Neuronal Differentiation Potential of Human Adipose-Derived Mesenchymal Stem Cells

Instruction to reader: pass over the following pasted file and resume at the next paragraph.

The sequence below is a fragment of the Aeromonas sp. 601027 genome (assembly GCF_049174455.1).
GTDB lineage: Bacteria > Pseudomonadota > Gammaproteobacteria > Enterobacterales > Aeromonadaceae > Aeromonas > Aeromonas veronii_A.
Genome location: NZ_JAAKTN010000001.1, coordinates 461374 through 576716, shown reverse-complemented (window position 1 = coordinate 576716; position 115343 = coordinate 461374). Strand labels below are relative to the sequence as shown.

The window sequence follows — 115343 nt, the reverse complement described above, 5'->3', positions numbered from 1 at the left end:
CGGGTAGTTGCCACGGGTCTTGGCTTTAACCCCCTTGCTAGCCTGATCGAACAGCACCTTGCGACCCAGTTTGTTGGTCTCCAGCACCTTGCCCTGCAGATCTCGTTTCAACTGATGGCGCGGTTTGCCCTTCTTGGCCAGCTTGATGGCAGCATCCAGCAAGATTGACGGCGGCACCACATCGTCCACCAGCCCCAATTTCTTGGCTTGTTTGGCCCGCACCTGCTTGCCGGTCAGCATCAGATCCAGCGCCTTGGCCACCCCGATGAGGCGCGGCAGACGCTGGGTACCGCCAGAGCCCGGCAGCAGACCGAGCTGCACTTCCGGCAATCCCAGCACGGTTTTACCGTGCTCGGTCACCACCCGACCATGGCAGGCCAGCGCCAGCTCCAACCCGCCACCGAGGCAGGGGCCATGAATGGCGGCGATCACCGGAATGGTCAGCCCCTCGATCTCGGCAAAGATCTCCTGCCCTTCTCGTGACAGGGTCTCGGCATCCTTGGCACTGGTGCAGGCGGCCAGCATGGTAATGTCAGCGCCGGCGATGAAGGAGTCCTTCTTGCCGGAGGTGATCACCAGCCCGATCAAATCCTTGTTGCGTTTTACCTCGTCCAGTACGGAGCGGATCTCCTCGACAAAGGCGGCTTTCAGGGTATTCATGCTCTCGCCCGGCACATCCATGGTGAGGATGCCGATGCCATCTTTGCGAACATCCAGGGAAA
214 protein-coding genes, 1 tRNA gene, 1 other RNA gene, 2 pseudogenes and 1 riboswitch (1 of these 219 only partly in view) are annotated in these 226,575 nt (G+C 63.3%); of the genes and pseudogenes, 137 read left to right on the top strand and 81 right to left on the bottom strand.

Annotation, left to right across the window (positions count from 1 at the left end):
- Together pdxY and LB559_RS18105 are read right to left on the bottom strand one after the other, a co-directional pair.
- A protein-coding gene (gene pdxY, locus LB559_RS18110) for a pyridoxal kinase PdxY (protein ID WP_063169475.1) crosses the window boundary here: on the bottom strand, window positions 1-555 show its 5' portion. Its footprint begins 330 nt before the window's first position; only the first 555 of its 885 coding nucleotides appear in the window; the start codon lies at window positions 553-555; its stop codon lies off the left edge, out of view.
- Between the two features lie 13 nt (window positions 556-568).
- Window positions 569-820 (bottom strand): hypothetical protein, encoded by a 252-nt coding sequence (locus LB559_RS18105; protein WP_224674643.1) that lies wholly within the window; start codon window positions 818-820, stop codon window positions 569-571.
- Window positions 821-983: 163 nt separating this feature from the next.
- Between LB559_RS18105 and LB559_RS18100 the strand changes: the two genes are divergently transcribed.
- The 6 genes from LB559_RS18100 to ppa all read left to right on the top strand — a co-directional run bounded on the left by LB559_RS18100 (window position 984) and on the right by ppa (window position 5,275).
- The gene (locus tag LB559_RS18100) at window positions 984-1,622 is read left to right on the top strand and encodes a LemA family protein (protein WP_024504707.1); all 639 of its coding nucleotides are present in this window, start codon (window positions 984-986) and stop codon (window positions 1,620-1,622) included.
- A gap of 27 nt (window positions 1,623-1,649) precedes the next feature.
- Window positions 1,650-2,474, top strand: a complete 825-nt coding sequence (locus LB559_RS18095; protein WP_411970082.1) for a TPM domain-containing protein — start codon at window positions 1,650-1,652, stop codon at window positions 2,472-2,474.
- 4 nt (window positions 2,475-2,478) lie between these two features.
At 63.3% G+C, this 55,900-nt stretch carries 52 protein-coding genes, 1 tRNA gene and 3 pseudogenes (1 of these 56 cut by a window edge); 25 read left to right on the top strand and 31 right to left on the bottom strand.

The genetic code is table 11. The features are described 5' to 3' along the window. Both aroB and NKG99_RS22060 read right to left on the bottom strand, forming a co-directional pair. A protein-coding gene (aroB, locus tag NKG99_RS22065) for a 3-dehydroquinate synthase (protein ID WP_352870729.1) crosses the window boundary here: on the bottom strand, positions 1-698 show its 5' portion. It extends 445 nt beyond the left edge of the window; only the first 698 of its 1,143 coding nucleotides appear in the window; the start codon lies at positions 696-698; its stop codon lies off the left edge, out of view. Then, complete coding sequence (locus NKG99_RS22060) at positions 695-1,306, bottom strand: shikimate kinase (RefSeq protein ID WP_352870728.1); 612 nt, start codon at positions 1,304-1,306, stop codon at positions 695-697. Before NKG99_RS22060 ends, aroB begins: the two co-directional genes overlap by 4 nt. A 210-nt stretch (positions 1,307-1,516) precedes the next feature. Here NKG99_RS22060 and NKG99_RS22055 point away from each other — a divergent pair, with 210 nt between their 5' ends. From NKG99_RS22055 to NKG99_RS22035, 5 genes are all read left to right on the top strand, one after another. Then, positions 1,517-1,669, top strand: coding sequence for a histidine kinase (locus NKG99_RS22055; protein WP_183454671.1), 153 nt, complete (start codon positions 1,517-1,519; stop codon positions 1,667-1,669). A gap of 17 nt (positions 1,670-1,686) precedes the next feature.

Adult mesenchymal stem cells derived from adipose tissue (A-MSC) have the capacity to differentiate in vitro into mesenchymal as well as endodermal and ectodermal cell lineages. We investigated the neuronal differentiation potential of human A-MSC with a protocol which included sphere formation and sequential culture in brain-derived neurotrophic factor (BDNF) and retinoic acid (RA). After 30 days, about 57% A-MSC showed morphological, immunocytochemical and electrophysiological evidence of initial neuronal differentiation. In fact, A-MSC displayed elongated shape with protrusion of two or three cellular processes, selectively expressed nestin and neuronal molecules (including GABA receptor and tyroxine hydroxilase) in the absence of glial phenotypic markers. Differentiated cells showed negative membrane potential (−60 mV), delayed rectifier potassium currents and TTX-sensitive sodium currents. Such changes were stable for at least 7 days after removal of differentiation medium. In view of these results and the easy availability of adipose tissue, A-MSC may be a ready source of adult MSC with neuronal differentiation potential, an useful tool to treat neurodegenerative diseases.


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